The firms will team to offer enterprise-class virtual private data center and multi-tiered security and quality-of-service capabilities.
Savvis is accelerating its offerings for the cloud by drawing on its 28 data centers and an expanded partnership with Cisco that calls for Savvis to integrate Cisco's Unified Computing System as the cornerstone of its Savvis Symphony private cloud platform.
Because Cisco has successfully tested the collaborative IT infrastructure and enterprise private cloud structure of the partnership in its Cisco labs, Savvis said it expects to be able to bring the new service quickly to market.
"Enterprises want all the benefits of cloud computing, but acquiring, integrating, and managing the new technologies is not for everyone," said Savvis CEO Phil Koen in a statement, noting that the two firms have worked together to develop a reference architecture that helps enterprise customers use the Infrastructure-as-a-Service (IaaS) inherent in Savvis Symphony.
The new solution features enterprise-class virtual private data center and multi-tiered security and quality-of-service capabilities. Computational, network, storage access, and virtualization capabilities in Cisco's UCS are bundled into a single manageable system in the upgraded collaborative effort. The two firms have been collaborating in data center technology since 2006.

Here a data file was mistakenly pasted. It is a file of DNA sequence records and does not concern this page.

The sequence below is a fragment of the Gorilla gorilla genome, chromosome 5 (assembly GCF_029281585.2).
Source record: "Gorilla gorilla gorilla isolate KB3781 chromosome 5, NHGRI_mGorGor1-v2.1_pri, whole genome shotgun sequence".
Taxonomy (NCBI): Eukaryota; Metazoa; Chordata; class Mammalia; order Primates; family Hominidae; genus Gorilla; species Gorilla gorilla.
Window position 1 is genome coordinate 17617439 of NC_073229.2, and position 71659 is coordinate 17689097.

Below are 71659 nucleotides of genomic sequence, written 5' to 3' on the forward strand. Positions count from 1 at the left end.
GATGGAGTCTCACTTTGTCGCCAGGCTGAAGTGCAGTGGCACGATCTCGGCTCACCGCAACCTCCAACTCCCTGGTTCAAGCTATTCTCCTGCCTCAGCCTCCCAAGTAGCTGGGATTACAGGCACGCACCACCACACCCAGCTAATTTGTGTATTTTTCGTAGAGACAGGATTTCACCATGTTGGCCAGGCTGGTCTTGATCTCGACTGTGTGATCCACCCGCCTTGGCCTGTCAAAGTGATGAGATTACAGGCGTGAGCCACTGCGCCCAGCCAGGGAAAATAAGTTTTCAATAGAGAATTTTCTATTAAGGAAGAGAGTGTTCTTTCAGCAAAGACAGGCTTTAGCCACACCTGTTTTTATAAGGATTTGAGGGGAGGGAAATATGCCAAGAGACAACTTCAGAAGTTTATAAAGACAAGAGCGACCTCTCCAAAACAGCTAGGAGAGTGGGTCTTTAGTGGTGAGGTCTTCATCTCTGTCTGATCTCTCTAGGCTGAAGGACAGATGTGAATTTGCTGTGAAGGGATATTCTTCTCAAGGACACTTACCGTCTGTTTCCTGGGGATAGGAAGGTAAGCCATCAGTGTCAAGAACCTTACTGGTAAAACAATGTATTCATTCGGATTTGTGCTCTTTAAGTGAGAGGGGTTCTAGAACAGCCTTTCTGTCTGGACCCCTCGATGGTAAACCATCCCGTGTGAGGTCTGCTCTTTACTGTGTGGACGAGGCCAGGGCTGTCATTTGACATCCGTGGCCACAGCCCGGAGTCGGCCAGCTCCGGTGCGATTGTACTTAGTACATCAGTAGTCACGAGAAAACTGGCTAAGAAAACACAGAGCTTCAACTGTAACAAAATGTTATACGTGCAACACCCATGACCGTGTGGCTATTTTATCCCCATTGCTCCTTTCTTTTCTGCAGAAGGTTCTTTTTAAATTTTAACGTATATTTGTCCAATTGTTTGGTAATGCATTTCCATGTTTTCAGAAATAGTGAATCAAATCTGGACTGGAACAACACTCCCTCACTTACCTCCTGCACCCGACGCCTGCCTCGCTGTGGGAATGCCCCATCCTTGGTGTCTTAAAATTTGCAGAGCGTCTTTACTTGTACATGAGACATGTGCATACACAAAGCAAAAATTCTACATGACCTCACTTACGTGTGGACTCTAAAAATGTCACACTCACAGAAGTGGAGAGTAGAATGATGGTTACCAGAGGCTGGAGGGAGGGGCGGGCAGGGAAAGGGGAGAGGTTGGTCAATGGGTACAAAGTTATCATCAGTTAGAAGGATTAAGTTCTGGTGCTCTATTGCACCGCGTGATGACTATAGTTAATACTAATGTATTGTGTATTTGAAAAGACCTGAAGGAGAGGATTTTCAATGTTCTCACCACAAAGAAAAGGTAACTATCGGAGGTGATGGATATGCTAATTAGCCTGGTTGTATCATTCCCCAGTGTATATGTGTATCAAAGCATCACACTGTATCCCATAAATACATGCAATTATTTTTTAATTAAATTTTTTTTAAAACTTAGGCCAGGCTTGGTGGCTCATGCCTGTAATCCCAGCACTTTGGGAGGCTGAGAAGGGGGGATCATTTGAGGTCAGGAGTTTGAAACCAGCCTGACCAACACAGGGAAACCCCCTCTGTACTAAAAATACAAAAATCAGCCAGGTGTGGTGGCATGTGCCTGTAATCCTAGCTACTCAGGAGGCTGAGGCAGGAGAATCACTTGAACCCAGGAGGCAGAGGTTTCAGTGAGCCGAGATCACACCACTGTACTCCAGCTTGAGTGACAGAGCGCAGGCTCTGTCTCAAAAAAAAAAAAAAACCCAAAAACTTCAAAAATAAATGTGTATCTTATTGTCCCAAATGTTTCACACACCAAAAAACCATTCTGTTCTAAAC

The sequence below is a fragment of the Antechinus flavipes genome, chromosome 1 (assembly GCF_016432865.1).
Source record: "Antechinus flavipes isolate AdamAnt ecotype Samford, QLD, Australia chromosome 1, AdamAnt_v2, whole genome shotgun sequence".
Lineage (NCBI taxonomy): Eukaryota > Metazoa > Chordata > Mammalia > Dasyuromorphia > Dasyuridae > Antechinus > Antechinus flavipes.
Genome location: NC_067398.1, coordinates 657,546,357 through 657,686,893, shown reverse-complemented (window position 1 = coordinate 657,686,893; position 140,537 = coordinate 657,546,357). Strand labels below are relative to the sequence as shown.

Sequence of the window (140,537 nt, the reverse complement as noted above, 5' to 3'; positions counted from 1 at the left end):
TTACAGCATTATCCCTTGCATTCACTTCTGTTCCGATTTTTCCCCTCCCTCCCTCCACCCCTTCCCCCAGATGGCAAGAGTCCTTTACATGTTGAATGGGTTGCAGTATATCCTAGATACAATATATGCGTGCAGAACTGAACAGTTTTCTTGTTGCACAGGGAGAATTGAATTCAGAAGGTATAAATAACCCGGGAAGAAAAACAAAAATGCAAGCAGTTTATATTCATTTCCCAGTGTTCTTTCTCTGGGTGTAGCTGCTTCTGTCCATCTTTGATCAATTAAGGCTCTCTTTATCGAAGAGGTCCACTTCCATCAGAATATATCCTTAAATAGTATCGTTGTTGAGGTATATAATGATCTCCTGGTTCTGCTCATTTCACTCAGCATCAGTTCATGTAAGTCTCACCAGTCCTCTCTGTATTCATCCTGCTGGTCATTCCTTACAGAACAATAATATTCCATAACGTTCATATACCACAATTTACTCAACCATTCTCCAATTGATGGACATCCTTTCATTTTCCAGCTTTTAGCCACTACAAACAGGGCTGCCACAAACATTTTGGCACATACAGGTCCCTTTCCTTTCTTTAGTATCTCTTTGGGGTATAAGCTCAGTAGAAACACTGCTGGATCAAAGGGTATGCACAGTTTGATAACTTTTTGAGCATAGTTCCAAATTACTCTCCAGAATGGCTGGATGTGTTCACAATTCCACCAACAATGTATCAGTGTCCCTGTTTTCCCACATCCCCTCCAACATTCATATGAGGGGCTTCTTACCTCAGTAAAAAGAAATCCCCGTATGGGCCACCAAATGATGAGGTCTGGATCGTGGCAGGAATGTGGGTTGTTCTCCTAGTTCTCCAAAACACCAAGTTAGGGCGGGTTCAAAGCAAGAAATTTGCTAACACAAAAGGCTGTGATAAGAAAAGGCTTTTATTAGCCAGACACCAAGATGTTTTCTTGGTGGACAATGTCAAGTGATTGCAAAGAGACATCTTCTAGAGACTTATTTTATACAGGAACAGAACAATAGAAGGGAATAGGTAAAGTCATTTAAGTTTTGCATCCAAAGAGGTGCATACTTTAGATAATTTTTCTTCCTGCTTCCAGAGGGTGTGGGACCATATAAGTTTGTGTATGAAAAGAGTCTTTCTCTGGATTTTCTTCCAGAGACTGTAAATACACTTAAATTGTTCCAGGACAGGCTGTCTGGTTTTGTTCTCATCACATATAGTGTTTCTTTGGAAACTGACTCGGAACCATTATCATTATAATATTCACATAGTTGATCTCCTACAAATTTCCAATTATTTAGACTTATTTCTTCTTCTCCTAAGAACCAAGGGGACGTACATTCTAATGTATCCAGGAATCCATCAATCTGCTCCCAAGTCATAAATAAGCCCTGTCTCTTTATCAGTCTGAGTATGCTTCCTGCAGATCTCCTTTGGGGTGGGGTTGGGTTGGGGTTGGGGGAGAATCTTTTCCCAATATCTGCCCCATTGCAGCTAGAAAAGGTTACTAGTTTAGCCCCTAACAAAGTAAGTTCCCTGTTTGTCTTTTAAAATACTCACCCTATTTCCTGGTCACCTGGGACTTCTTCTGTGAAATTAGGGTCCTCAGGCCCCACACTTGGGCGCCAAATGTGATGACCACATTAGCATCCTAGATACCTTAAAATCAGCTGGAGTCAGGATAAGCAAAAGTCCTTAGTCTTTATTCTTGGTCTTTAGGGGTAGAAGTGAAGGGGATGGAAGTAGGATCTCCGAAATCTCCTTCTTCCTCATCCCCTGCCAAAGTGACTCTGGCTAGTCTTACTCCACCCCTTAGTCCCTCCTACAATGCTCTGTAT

"Savvis is one of the first service providers to deliver private cloud and Cisco Unified Computing System benefits to the enterprise," said Rob Lloyd, Cisco's executive VP of worldwide operations, in a statement. The Cisco UCS "is evolving the data center to a more consolidated, virtualized, and automated environment that lays the foundation for cloud computing," he said.
Savvis said it is installing a wide range of Cisco servers and switches that aid in the creation of a virtualized network infrastructure for enterprise IT users. Savvis' 28 global data centers encompass more than 1.4 million square feet of floor space.
IT Service Management Must EvolveThe idea of technology being delivered as a service appeals to the 409 IT pros responding to our Service-Oriented IT Survey. But cloud providers are competing for that work, and CIOs are being selective.